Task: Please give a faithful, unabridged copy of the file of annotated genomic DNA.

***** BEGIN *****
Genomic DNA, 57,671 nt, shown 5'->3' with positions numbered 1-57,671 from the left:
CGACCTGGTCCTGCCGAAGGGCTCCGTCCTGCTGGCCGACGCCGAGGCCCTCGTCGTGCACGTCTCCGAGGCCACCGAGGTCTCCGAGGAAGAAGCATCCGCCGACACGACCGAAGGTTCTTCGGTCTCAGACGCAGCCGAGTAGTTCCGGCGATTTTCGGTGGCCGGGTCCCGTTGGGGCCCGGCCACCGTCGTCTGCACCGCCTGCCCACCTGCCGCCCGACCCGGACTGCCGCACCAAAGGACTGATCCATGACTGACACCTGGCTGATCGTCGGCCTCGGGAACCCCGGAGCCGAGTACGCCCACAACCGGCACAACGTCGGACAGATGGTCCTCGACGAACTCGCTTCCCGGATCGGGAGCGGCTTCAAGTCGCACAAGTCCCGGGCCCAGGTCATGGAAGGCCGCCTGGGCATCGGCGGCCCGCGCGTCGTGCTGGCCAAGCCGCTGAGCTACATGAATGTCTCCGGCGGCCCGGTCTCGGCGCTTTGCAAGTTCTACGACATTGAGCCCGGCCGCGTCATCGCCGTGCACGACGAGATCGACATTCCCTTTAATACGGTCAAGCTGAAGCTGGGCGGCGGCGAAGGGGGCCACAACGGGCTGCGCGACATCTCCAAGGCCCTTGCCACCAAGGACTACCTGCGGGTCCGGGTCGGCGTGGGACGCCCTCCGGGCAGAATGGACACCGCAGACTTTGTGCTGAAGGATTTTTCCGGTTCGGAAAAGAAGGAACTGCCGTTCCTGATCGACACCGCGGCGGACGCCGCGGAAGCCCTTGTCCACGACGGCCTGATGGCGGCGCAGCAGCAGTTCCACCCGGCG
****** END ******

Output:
Genomic DNA, 57,671 nt, shown 5'->3' with positions numbered 1-57,671 from the left:
CGACCTGGTCCTGCCGAAGGGCTCCGTCCTGCTGGCCGACGCCGAGGCCCTCGTCGTGCACGTCTCCGAGGCCACCGAGGTCTCCGAGGAAGAAGCATCCGCCGACACGACCGAAGGTTCTTCGGTCTCAGACGCAGCCGAGTAGTTCCGGCGATTTTCGGTGGCCGGGTCCCGTTGGGGCCCGGCCACCGTCGTCTGCACCGCCTGCCCACCTGCCGCCCGACCCGGACTGCCGCACCAAAGGACTGATCCATGACTGACACCTGGCTGATCGTCGGCCTCGGGAACCCCGGAGCCGAGTACGCCCACAACCGGCACAACGTCGGACAGATGGTCCTCGACGAACTCGCTTCCCGGATCGGGAGCGGCTTCAAGTCGCACAAGTCCCGGGCCCAGGTCATGGAAGGCCGCCTGGGCATCGGCGGCCCGCGCGTCGTGCTGGCCAAGCCGCTGAGCTACATGAATGTCTCCGGCGGCCCGGTCTCGGCGCTTTGCAAGTTCTACGACATTGAGCCCGGCCGCGTCATCGCCGTGCACGACGAGATCGACATTCCCTTTAATACGGTCAAGCTGAAGCTGGGCGGCGGCGAAGGGGGCCACAACGGGCTGCGCGACATCTCCAAGGCCCTTGCCACCAAGGACTACCTGCGGGTCCGGGTCGGCGTGGGACGCCCTCCGGGCAGAATGGACACCGCAGACTTTGTGCTGAAGGATTTTTCCGGTTCGGAAAAGAAGGAACTGCCGTTCCTGATCGACACCGCGGCGGACGCCGCGGAAGCCCTTGTCCACGACGGCCTGATGGCGGCGCAGCAGCAGTTCCACCCGGCG